The Things We Carry: What Our Ancestors Didn’t Tell Us: What behavioral epigenetics reveals about how trauma can transcend generations
What if your maverick blood sugar, your obstinate obesity, the asthma that has plagued you throughout your life, or the nightmares from which you wake numb and shaking, are not the result of your own lived experience, but are instead manifestations of hidden or unspoken traumas bequeathed from past generations? What if what happened to your great-grandparents has shaped who you are through a mix of external circumstances and epigenetic expression?
In the old Darwinian understanding of genetic inheritance, evolution was thought to be a gradual process that occurred over eons as a species evolved to adapt to a changed environment. On his trip to the Galapagos Islands in 1835, Darwin observed several species of finches. He speculated that the birds probably originated from the same ancestor finch and wondered what could now account for the slight variation among the birds. From this observation, he postulated that spontaneous mutation accounted for the difference in finch beaks and that a process of natural selection allowed for the mutant birds to thrive.
Take, for example, identical twins who have the same DNA code. In childhood, they appear to be identical, but as they age and are subject to different environmental and emotional conditions, they may lose their look-alikenes. Epigenetics explains changes in gene activity and expression not dependent on our DNA sequence.
Epigenetics is one way to explain the connection between nature and nurture, or as Carey puts it, “how the environment talks to us and alters us, sometimes forever.” The process of epigenetics changes the chemical modifications surrounding and attaching to our genetic material that in turn changes the way genes are switched on or off without altering the genes themselves.
In the relatively new field of behavioral epigenetics, Holocaust studies and research have studied the physiological and psychological effects of genocide, ethnic cleansing, and other overwhelming emotional experiences such as occur from natural disasters, rape, the loss of a child, or an abusive home situation. Their findings have documented that trauma can affect the expression or suppression of certain genes, not only for the person involved but also for succeeding generations.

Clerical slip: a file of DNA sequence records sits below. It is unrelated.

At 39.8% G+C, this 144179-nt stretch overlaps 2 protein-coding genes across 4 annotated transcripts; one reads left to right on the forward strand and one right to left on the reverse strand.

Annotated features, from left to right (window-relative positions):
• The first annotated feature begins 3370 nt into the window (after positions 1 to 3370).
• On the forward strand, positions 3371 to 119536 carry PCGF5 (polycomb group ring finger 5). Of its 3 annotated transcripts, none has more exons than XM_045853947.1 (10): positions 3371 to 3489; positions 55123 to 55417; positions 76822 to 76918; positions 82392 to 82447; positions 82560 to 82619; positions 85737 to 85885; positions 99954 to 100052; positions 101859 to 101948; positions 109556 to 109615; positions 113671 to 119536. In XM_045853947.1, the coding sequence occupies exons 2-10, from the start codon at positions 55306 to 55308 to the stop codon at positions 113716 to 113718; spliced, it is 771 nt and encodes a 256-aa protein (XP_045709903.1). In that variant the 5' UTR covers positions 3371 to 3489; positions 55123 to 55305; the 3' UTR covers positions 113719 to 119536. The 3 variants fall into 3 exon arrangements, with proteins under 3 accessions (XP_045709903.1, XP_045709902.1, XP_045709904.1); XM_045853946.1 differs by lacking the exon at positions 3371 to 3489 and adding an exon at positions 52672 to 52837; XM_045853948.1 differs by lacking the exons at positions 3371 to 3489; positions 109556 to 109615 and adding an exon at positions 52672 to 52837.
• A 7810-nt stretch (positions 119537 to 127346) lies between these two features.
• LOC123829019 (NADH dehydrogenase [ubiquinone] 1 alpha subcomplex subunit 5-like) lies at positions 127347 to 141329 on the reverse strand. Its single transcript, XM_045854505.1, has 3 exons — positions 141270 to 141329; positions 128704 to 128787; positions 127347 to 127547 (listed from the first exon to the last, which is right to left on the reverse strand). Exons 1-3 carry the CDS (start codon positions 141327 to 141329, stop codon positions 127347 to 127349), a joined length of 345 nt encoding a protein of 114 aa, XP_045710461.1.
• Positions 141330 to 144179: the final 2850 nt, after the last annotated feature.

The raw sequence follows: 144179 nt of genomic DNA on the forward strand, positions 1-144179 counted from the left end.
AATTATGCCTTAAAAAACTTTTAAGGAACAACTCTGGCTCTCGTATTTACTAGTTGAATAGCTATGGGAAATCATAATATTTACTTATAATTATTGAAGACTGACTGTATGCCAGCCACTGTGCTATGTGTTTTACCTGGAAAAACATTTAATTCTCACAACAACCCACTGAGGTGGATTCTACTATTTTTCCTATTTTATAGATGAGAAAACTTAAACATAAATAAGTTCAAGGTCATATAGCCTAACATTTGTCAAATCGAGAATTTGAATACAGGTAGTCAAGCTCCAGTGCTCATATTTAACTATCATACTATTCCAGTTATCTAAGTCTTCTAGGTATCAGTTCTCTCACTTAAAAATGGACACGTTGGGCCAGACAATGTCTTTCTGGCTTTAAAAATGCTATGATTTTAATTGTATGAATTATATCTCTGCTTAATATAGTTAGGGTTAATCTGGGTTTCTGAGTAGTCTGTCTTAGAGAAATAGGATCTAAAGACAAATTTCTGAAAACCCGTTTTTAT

In a recent talk on NPR, the award-winning author Jacqueline Woodson raises the question of “ancestral memory” in the descendants of Africans slaves who crossed the Atlantic in slave ships under horrific conditions. Could the prevalence of high blood pressure among African-Americans today be an epigenetic response to the trauma experienced by the slaves who survived the voyage from Africa? Woodson speaks of her fear of swimming in large bodies of water, attributing this fear, which she shares with other African-Americans, to a set of behaviors loosely defined as “The Middle Passage Syndrome.
In her book, The Ancestor Syndrome: Transgenerational Psychotherapy and the Hidden Links in the Family Tree, French psychotherapist Anne Ancelin Schützenberger describes a patient she calls “the butterfly chaser.” The case offers a fascinating instance of how ancestral traumas can influence and shape an individual who has no knowledge of them:
“The patient was a geology lover. Every Sunday he went out looking for stones, collecting them and breaking them. He also chased butterflies, caught them and stuffed them in a jar of cyanide before pinning them up.”
Distraught with his life, the man went for counseling. His analyst decided to investigate the man’s family, going back several generations. What the analyst learned was that the patient had a grandfather who nobody mentioned and who was a secret. The doctor convinced the patient to find out more about the grandfather. In doing so, the troubled patient discovered that his mother’s father had done “shameful things.” Among other unlawful deeds, he was suspected of being a bank robber and was sent into forced labor, in French, casser les cailloux, which means, “to break rocks.” Later, the grandfather was executed in the gas chamber. The rock-breaking, butterfly-gassing grandson had known none of this.
What might these other experiences be? To this point, Jungian analyst James Hollis, in his book Hauntings: Dispelling the Ghosts Who Run Our Lives, asks: “How do we exorcise the haunting of our separate histories? How do we see outside the lens ground for us by fate…?”
His answer aims to inspire creativity. “If trauma freezes us to a spot in time, a place-memory, and to inherited patterns of behavior, so self-expression in the form of creative ceremony—dancing, singing, sculpting—inspires new energies to flow. Pick up your drum! Dance under the moon! Start a journal. Transformation begins with following your brave heart into the unknown.